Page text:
Category Archives: courage

Courage in an evil cause

Dalrymple writes that English

is said to have the largest vocabulary of any language.

So in a way

it was an achievement on the part of Theresa May to have found exactly the wrong word to describe the Parsons Green bombing (2017), namely, to say that it was ‘cowardly’.

The attack, Dalrymple notes,

was not a cowardly action: it was evil as well as stupid, and many other things no doubt, but it was not cowardly. Planting a crude bomb does not require, perhaps, quite so much bravery as it does to blow yourself up, but no one with any imagination can suppose that placing a bomb in a public place is an undertaking for a coward, or that it requires no courage. On the contrary, it requires considerable courage to do such a thing; if it did not, it is probable that there would be many more bombs and terrorist attacks than there already are. To place a bomb like this, one must face the risk of premature explosion and mutilation, the risk of being set upon by witnesses, and the likelihood of being caught and spending years in prison. These are not risks that most of us would care to take.

Does it matter, Dalrymple asks,

if a word, uttered in the heat, or nearly in the heat, of the moment (though surely by now, May must have rehearsed in her mind what to say in the event of a terrorist outrage) is wrong? It would be impossible to estimate with certainty or exactitude the harm done by the misuse of words in these circumstances. But nevertheless there is an unpleasant corollary to May’s statement: if even part of what is wrong about leaving a bomb in Parsons Green station is that it is a cowardly thing to do, then a terrorist attack that is more direct, and hence less cowardly, must be better, from a moral perspective. Are we to admire terrorists who stare their victims in the face, or put themselves directly in self-harm’s way? Bravery in the promotion or defence of a bad cause does not make the cause better, or a heinous act any more praiseworthy.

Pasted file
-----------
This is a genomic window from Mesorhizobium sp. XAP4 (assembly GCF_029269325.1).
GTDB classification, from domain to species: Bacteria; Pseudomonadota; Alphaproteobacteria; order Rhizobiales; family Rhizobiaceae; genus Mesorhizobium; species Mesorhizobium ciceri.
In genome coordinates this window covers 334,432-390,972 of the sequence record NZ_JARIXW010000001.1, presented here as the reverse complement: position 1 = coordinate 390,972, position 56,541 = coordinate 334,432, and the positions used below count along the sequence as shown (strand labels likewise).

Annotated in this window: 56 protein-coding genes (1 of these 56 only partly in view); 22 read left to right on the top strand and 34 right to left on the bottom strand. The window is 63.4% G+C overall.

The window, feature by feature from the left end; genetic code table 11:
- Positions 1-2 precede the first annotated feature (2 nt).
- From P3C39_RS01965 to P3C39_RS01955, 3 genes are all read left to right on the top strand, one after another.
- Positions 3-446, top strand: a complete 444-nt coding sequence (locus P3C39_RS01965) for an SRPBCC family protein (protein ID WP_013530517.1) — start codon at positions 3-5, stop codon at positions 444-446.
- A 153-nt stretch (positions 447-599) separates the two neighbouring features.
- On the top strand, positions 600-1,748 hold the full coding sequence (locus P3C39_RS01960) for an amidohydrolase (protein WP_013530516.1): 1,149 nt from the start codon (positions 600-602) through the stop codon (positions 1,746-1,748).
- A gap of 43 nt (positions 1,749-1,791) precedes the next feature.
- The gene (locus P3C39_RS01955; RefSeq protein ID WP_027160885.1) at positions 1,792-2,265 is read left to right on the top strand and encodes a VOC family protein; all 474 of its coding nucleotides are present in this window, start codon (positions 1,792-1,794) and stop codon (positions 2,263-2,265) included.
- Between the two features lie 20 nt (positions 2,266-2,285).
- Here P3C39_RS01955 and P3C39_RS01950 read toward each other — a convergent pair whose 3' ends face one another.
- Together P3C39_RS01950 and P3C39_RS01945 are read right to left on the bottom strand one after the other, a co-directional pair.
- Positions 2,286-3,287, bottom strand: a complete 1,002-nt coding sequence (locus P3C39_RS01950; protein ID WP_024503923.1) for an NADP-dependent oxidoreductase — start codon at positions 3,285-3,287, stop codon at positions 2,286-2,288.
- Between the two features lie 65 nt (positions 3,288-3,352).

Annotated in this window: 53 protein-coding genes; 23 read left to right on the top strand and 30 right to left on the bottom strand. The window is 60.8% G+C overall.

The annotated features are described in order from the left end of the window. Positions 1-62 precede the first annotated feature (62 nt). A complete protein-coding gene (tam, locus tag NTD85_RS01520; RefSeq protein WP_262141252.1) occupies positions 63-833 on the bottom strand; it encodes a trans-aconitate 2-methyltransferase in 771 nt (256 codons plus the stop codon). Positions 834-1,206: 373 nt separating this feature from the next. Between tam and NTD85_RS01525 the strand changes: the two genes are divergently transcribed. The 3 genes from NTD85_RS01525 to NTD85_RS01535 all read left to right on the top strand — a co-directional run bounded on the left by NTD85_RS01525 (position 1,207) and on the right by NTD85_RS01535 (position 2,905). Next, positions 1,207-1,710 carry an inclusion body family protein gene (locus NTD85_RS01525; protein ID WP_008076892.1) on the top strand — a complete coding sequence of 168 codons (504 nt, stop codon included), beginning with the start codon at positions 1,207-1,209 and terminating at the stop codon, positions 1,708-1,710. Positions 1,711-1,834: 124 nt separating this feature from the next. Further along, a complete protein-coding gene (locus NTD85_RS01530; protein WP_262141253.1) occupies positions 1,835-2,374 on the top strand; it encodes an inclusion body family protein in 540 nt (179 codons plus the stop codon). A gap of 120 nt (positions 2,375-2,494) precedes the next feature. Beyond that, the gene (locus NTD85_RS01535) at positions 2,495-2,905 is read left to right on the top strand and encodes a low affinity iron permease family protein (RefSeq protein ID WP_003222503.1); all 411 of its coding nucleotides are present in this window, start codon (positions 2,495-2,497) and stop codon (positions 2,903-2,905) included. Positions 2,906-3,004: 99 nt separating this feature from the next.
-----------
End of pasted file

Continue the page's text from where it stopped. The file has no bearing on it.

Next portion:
Inside the befuddled mind of Sadiq Khan

Dalrymple notes that after one of the regular Islamist atrocities, public figures

always manage somehow to say something that is either pusillanimous or does not need saying.

The mayor of London, Sadiq Khan, found words that, says Dalrymple,

contrived to combine banality with error.

  • He said that the attacks were deliberate, as if anyone might otherwise have thought them accidental, or performed in a fit of absence of mind.
  • He said that they were cowardly, which is the one thing that they were not. True, the people that the perpetrators attacked were defenceless, but the perpetrators could hardly have been under any illusion about their fate. Even with the prospect of 72 virgins as a reward, it must have taken courage to do what they did.

Courage, Dalrymple points out,

is not in itself a virtue: it becomes a virtue only in pursuit of a virtuous aim. A man who is evil need not thereby be a coward, and frequently in fact is not. A timidly evil man is probably preferable to a bravely evil one, unless his timidity leads him to superior cunning.

Khan said that the victims were innocents. Dalrymple asks:

In what sense were they innocents? It was unlikely that they, of all humanity, were born without Original Sin. It could only be that they were innocents by comparison with the guilty. But who, in the context of being mown down by a driver or attacked by men with long knives, are the guilty?

In other words, there exists in Khan’s mind